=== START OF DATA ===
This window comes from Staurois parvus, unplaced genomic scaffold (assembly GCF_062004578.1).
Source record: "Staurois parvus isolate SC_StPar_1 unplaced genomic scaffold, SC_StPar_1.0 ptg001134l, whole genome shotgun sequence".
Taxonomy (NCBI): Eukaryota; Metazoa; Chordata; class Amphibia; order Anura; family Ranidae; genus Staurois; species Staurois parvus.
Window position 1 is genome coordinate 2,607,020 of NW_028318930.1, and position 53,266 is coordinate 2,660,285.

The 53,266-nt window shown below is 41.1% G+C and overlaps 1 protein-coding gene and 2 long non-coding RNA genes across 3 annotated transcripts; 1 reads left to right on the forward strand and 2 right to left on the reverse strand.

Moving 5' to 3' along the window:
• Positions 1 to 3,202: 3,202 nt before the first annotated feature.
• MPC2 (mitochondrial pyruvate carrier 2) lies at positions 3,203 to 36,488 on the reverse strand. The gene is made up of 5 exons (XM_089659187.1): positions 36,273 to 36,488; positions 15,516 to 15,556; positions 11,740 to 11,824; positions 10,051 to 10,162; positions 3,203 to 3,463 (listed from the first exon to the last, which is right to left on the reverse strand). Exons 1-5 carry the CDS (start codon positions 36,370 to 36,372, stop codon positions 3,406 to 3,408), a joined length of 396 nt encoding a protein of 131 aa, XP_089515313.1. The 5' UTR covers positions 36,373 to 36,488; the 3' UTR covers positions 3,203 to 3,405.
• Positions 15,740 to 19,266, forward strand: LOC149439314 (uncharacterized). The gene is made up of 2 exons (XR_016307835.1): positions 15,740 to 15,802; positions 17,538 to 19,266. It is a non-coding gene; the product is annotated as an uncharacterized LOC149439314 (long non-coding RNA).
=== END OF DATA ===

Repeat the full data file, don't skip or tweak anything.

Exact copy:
This window comes from Staurois parvus, unplaced genomic scaffold (assembly GCF_062004578.1).
Source record: "Staurois parvus isolate SC_StPar_1 unplaced genomic scaffold, SC_StPar_1.0 ptg001134l, whole genome shotgun sequence".
Taxonomy (NCBI): Eukaryota; Metazoa; Chordata; class Amphibia; order Anura; family Ranidae; genus Staurois; species Staurois parvus.
Window position 1 is genome coordinate 2,607,020 of NW_028318930.1, and position 53,266 is coordinate 2,660,285.

The 53,266-nt window shown below is 41.1% G+C and overlaps 1 protein-coding gene and 2 long non-coding RNA genes across 3 annotated transcripts; 1 reads left to right on the forward strand and 2 right to left on the reverse strand.

Moving 5' to 3' along the window:
• Positions 1 to 3,202: 3,202 nt before the first annotated feature.
• MPC2 (mitochondrial pyruvate carrier 2) lies at positions 3,203 to 36,488 on the reverse strand. The gene is made up of 5 exons (XM_089659187.1): positions 36,273 to 36,488; positions 15,516 to 15,556; positions 11,740 to 11,824; positions 10,051 to 10,162; positions 3,203 to 3,463 (listed from the first exon to the last, which is right to left on the reverse strand). Exons 1-5 carry the CDS (start codon positions 36,370 to 36,372, stop codon positions 3,406 to 3,408), a joined length of 396 nt encoding a protein of 131 aa, XP_089515313.1. The 5' UTR covers positions 36,373 to 36,488; the 3' UTR covers positions 3,203 to 3,405.
• Positions 15,740 to 19,266, forward strand: LOC149439314 (uncharacterized). The gene is made up of 2 exons (XR_016307835.1): positions 15,740 to 15,802; positions 17,538 to 19,266. It is a non-coding gene; the product is annotated as an uncharacterized LOC149439314 (long non-coding RNA).